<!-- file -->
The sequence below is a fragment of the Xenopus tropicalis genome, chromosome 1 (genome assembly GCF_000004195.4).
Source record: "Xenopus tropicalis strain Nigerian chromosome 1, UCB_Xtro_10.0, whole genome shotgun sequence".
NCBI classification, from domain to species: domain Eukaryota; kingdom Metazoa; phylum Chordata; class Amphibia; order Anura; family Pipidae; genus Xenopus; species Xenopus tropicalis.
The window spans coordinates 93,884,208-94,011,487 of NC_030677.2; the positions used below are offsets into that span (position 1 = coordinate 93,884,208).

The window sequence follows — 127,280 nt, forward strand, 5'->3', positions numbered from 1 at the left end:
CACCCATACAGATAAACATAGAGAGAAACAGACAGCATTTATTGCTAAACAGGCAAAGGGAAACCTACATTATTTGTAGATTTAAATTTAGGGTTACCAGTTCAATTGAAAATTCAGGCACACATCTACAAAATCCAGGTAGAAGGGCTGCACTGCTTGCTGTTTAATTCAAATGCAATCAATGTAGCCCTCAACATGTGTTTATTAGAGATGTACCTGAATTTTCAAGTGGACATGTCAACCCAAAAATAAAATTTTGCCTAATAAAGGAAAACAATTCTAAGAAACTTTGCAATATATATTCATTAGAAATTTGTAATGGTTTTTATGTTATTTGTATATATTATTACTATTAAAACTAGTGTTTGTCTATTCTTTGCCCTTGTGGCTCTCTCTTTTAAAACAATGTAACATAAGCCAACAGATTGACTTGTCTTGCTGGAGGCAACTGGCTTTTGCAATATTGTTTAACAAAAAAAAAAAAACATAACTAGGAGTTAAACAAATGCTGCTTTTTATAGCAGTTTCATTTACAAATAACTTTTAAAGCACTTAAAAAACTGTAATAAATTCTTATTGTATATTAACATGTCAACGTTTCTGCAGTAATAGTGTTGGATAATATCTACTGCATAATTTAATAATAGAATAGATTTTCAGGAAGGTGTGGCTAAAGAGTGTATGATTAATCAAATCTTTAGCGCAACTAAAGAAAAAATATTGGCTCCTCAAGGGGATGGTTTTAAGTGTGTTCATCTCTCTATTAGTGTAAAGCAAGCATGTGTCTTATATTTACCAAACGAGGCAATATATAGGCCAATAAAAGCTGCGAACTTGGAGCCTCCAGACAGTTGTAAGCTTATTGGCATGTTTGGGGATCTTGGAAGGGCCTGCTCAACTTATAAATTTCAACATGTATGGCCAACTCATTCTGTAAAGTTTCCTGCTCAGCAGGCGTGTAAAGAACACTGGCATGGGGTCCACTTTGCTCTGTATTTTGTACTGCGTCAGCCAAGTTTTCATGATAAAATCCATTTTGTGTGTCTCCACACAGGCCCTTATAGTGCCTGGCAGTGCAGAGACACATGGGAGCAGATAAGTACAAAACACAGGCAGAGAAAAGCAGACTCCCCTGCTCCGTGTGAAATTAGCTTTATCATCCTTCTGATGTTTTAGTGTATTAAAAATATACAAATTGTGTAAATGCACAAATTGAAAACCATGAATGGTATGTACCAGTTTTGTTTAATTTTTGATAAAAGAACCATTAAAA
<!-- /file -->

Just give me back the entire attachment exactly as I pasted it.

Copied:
The sequence below is a fragment of the Xenopus tropicalis genome, chromosome 1 (genome assembly GCF_000004195.4).
Source record: "Xenopus tropicalis strain Nigerian chromosome 1, UCB_Xtro_10.0, whole genome shotgun sequence".
NCBI classification, from domain to species: domain Eukaryota; kingdom Metazoa; phylum Chordata; class Amphibia; order Anura; family Pipidae; genus Xenopus; species Xenopus tropicalis.
The window spans coordinates 93,884,208-94,011,487 of NC_030677.2; the positions used below are offsets into that span (position 1 = coordinate 93,884,208).

The window sequence follows — 127,280 nt, forward strand, 5'->3', positions numbered from 1 at the left end:
CACCCATACAGATAAACATAGAGAGAAACAGACAGCATTTATTGCTAAACAGGCAAAGGGAAACCTACATTATTTGTAGATTTAAATTTAGGGTTACCAGTTCAATTGAAAATTCAGGCACACATCTACAAAATCCAGGTAGAAGGGCTGCACTGCTTGCTGTTTAATTCAAATGCAATCAATGTAGCCCTCAACATGTGTTTATTAGAGATGTACCTGAATTTTCAAGTGGACATGTCAACCCAAAAATAAAATTTTGCCTAATAAAGGAAAACAATTCTAAGAAACTTTGCAATATATATTCATTAGAAATTTGTAATGGTTTTTATGTTATTTGTATATATTATTACTATTAAAACTAGTGTTTGTCTATTCTTTGCCCTTGTGGCTCTCTCTTTTAAAACAATGTAACATAAGCCAACAGATTGACTTGTCTTGCTGGAGGCAACTGGCTTTTGCAATATTGTTTAACAAAAAAAAAAAAACATAACTAGGAGTTAAACAAATGCTGCTTTTTATAGCAGTTTCATTTACAAATAACTTTTAAAGCACTTAAAAAACTGTAATAAATTCTTATTGTATATTAACATGTCAACGTTTCTGCAGTAATAGTGTTGGATAATATCTACTGCATAATTTAATAATAGAATAGATTTTCAGGAAGGTGTGGCTAAAGAGTGTATGATTAATCAAATCTTTAGCGCAACTAAAGAAAAAATATTGGCTCCTCAAGGGGATGGTTTTAAGTGTGTTCATCTCTCTATTAGTGTAAAGCAAGCATGTGTCTTATATTTACCAAACGAGGCAATATATAGGCCAATAAAAGCTGCGAACTTGGAGCCTCCAGACAGTTGTAAGCTTATTGGCATGTTTGGGGATCTTGGAAGGGCCTGCTCAACTTATAAATTTCAACATGTATGGCCAACTCATTCTGTAAAGTTTCCTGCTCAGCAGGCGTGTAAAGAACACTGGCATGGGGTCCACTTTGCTCTGTATTTTGTACTGCGTCAGCCAAGTTTTCATGATAAAATCCATTTTGTGTGTCTCCACACAGGCCCTTATAGTGCCTGGCAGTGCAGAGACACATGGGAGCAGATAAGTACAAAACACAGGCAGAGAAAAGCAGACTCCCCTGCTCCGTGTGAAATTAGCTTTATCATCCTTCTGATGTTTTAGTGTATTAAAAATATACAAATTGTGTAAATGCACAAATTGAAAACCATGAATGGTATGTACCAGTTTTGTTTAATTTTTGATAAAAGAACCATTAAAA